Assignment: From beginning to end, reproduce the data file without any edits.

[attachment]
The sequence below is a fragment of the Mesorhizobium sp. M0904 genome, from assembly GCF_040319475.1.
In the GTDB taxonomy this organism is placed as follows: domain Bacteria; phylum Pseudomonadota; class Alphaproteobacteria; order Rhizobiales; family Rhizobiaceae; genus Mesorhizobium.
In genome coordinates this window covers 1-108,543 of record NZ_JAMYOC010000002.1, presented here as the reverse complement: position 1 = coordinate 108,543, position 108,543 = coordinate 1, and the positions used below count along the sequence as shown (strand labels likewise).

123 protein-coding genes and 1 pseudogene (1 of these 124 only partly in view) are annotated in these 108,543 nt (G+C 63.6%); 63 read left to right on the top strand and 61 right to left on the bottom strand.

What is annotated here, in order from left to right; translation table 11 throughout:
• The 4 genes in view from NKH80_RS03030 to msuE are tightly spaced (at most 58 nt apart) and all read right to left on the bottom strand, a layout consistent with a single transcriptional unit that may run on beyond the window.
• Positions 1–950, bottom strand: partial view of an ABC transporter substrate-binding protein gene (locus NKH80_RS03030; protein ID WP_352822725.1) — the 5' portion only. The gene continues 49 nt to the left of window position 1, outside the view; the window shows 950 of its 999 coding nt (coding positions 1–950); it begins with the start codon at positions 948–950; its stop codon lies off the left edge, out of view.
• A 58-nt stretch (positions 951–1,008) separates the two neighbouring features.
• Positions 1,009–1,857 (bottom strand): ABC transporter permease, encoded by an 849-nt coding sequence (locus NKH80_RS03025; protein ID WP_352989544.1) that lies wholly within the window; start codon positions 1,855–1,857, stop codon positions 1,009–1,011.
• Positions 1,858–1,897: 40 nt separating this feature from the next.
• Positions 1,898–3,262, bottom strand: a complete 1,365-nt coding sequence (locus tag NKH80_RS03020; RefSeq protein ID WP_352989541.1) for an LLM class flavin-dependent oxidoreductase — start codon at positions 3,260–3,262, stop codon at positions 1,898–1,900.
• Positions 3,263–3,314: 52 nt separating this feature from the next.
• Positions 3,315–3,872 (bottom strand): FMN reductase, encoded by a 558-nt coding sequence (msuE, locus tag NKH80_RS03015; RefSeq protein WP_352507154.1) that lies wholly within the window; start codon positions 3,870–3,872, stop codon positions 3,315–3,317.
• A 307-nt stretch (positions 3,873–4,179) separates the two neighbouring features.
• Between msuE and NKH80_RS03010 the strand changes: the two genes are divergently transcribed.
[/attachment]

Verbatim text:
The sequence below is a fragment of the Mesorhizobium sp. M0904 genome, from assembly GCF_040319475.1.
In the GTDB taxonomy this organism is placed as follows: domain Bacteria; phylum Pseudomonadota; class Alphaproteobacteria; order Rhizobiales; family Rhizobiaceae; genus Mesorhizobium.
In genome coordinates this window covers 1-108,543 of record NZ_JAMYOC010000002.1, presented here as the reverse complement: position 1 = coordinate 108,543, position 108,543 = coordinate 1, and the positions used below count along the sequence as shown (strand labels likewise).

123 protein-coding genes and 1 pseudogene (1 of these 124 only partly in view) are annotated in these 108,543 nt (G+C 63.6%); 63 read left to right on the top strand and 61 right to left on the bottom strand.

What is annotated here, in order from left to right; translation table 11 throughout:
• The 4 genes in view from NKH80_RS03030 to msuE are tightly spaced (at most 58 nt apart) and all read right to left on the bottom strand, a layout consistent with a single transcriptional unit that may run on beyond the window.
• Positions 1–950, bottom strand: partial view of an ABC transporter substrate-binding protein gene (locus NKH80_RS03030; protein ID WP_352822725.1) — the 5' portion only. The gene continues 49 nt to the left of window position 1, outside the view; the window shows 950 of its 999 coding nt (coding positions 1–950); it begins with the start codon at positions 948–950; its stop codon lies off the left edge, out of view.
• A 58-nt stretch (positions 951–1,008) separates the two neighbouring features.
• Positions 1,009–1,857 (bottom strand): ABC transporter permease, encoded by an 849-nt coding sequence (locus NKH80_RS03025; protein ID WP_352989544.1) that lies wholly within the window; start codon positions 1,855–1,857, stop codon positions 1,009–1,011.
• Positions 1,858–1,897: 40 nt separating this feature from the next.
• Positions 1,898–3,262, bottom strand: a complete 1,365-nt coding sequence (locus tag NKH80_RS03020; RefSeq protein ID WP_352989541.1) for an LLM class flavin-dependent oxidoreductase — start codon at positions 3,260–3,262, stop codon at positions 1,898–1,900.
• Positions 3,263–3,314: 52 nt separating this feature from the next.
• Positions 3,315–3,872 (bottom strand): FMN reductase, encoded by a 558-nt coding sequence (msuE, locus tag NKH80_RS03015; RefSeq protein WP_352507154.1) that lies wholly within the window; start codon positions 3,870–3,872, stop codon positions 3,315–3,317.
• A 307-nt stretch (positions 3,873–4,179) separates the two neighbouring features.
• Between msuE and NKH80_RS03010 the strand changes: the two genes are divergently transcribed.